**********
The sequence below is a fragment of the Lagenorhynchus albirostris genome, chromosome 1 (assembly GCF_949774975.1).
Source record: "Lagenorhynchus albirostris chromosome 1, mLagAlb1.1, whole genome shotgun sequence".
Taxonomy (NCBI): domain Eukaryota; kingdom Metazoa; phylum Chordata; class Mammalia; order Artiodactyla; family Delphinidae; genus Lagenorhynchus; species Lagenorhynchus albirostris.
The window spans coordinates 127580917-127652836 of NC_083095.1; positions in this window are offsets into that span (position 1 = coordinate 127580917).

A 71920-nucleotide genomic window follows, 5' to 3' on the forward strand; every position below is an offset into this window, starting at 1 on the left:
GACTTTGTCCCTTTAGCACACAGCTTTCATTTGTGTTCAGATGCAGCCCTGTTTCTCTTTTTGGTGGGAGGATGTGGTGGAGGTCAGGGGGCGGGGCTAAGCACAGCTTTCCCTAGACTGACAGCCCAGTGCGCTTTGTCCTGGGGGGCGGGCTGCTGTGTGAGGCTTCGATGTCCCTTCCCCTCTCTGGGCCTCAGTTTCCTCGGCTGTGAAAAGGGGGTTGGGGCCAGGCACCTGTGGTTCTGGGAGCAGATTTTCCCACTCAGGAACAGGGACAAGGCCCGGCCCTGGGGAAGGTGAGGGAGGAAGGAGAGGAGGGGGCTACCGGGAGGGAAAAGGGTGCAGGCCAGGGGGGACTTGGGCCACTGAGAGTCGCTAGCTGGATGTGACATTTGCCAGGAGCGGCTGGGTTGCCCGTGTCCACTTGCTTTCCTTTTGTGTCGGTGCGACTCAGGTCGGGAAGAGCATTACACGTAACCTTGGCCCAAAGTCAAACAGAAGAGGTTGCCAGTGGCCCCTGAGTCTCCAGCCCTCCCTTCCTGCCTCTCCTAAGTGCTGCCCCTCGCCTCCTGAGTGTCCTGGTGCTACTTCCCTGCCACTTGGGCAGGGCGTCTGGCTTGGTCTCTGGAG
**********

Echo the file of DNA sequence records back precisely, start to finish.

The sequence below is a fragment of the Lagenorhynchus albirostris genome, chromosome 1 (assembly GCF_949774975.1).
Source record: "Lagenorhynchus albirostris chromosome 1, mLagAlb1.1, whole genome shotgun sequence".
Taxonomy (NCBI): domain Eukaryota; kingdom Metazoa; phylum Chordata; class Mammalia; order Artiodactyla; family Delphinidae; genus Lagenorhynchus; species Lagenorhynchus albirostris.
The window spans coordinates 127580917-127652836 of NC_083095.1; positions in this window are offsets into that span (position 1 = coordinate 127580917).

A 71920-nucleotide genomic window follows, 5' to 3' on the forward strand; every position below is an offset into this window, starting at 1 on the left:
GACTTTGTCCCTTTAGCACACAGCTTTCATTTGTGTTCAGATGCAGCCCTGTTTCTCTTTTTGGTGGGAGGATGTGGTGGAGGTCAGGGGGCGGGGCTAAGCACAGCTTTCCCTAGACTGACAGCCCAGTGCGCTTTGTCCTGGGGGGCGGGCTGCTGTGTGAGGCTTCGATGTCCCTTCCCCTCTCTGGGCCTCAGTTTCCTCGGCTGTGAAAAGGGGGTTGGGGCCAGGCACCTGTGGTTCTGGGAGCAGATTTTCCCACTCAGGAACAGGGACAAGGCCCGGCCCTGGGGAAGGTGAGGGAGGAAGGAGAGGAGGGGGCTACCGGGAGGGAAAAGGGTGCAGGCCAGGGGGGACTTGGGCCACTGAGAGTCGCTAGCTGGATGTGACATTTGCCAGGAGCGGCTGGGTTGCCCGTGTCCACTTGCTTTCCTTTTGTGTCGGTGCGACTCAGGTCGGGAAGAGCATTACACGTAACCTTGGCCCAAAGTCAAACAGAAGAGGTTGCCAGTGGCCCCTGAGTCTCCAGCCCTCCCTTCCTGCCTCTCCTAAGTGCTGCCCCTCGCCTCCTGAGTGTCCTGGTGCTACTTCCCTGCCACTTGGGCAGGGCGTCTGGCTTGGTCTCTGGAG